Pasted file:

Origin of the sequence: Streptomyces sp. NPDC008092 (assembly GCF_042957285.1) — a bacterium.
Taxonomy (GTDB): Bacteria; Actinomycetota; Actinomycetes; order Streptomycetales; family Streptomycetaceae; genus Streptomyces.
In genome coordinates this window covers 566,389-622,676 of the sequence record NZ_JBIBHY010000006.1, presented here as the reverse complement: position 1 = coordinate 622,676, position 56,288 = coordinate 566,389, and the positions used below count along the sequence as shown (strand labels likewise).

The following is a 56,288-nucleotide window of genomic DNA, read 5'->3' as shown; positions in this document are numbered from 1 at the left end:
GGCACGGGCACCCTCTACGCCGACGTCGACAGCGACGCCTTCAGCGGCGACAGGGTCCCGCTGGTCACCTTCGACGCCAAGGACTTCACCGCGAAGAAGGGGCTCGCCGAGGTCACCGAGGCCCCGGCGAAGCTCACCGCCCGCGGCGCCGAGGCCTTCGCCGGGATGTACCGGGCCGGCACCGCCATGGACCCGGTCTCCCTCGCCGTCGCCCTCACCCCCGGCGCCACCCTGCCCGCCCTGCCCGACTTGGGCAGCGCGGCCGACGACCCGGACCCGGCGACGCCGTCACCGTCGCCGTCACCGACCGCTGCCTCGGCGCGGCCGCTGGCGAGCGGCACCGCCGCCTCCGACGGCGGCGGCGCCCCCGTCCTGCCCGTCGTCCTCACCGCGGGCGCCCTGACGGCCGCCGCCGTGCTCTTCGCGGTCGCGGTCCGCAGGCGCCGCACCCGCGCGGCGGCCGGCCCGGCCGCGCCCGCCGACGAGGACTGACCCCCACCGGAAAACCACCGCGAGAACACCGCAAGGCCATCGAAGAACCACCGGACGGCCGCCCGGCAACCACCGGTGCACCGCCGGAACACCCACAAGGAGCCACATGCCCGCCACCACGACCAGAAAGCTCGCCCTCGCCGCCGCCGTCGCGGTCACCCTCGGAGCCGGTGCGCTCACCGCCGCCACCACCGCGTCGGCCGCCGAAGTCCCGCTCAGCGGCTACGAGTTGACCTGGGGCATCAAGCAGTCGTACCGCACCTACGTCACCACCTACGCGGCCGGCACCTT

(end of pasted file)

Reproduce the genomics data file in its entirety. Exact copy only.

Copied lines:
Origin of the sequence: Streptomyces sp. NPDC008092 (assembly GCF_042957285.1) — a bacterium.
Taxonomy (GTDB): Bacteria; Actinomycetota; Actinomycetes; order Streptomycetales; family Streptomycetaceae; genus Streptomyces.
In genome coordinates this window covers 566,389-622,676 of the sequence record NZ_JBIBHY010000006.1, presented here as the reverse complement: position 1 = coordinate 622,676, position 56,288 = coordinate 566,389, and the positions used below count along the sequence as shown (strand labels likewise).

The following is a 56,288-nucleotide window of genomic DNA, read 5'->3' as shown; positions in this document are numbered from 1 at the left end:
GGCACGGGCACCCTCTACGCCGACGTCGACAGCGACGCCTTCAGCGGCGACAGGGTCCCGCTGGTCACCTTCGACGCCAAGGACTTCACCGCGAAGAAGGGGCTCGCCGAGGTCACCGAGGCCCCGGCGAAGCTCACCGCCCGCGGCGCCGAGGCCTTCGCCGGGATGTACCGGGCCGGCACCGCCATGGACCCGGTCTCCCTCGCCGTCGCCCTCACCCCCGGCGCCACCCTGCCCGCCCTGCCCGACTTGGGCAGCGCGGCCGACGACCCGGACCCGGCGACGCCGTCACCGTCGCCGTCACCGACCGCTGCCTCGGCGCGGCCGCTGGCGAGCGGCACCGCCGCCTCCGACGGCGGCGGCGCCCCCGTCCTGCCCGTCGTCCTCACCGCGGGCGCCCTGACGGCCGCCGCCGTGCTCTTCGCGGTCGCGGTCCGCAGGCGCCGCACCCGCGCGGCGGCCGGCCCGGCCGCGCCCGCCGACGAGGACTGACCCCCACCGGAAAACCACCGCGAGAACACCGCAAGGCCATCGAAGAACCACCGGACGGCCGCCCGGCAACCACCGGTGCACCGCCGGAACACCCACAAGGAGCCACATGCCCGCCACCACGACCAGAAAGCTCGCCCTCGCCGCCGCCGTCGCGGTCACCCTCGGAGCCGGTGCGCTCACCGCCGCCACCACCGCGTCGGCCGCCGAAGTCCCGCTCAGCGGCTACGAGTTGACCTGGGGCATCAAGCAGTCGTACCGCACCTACGTCACCACCTACGCGGCCGGCACCTT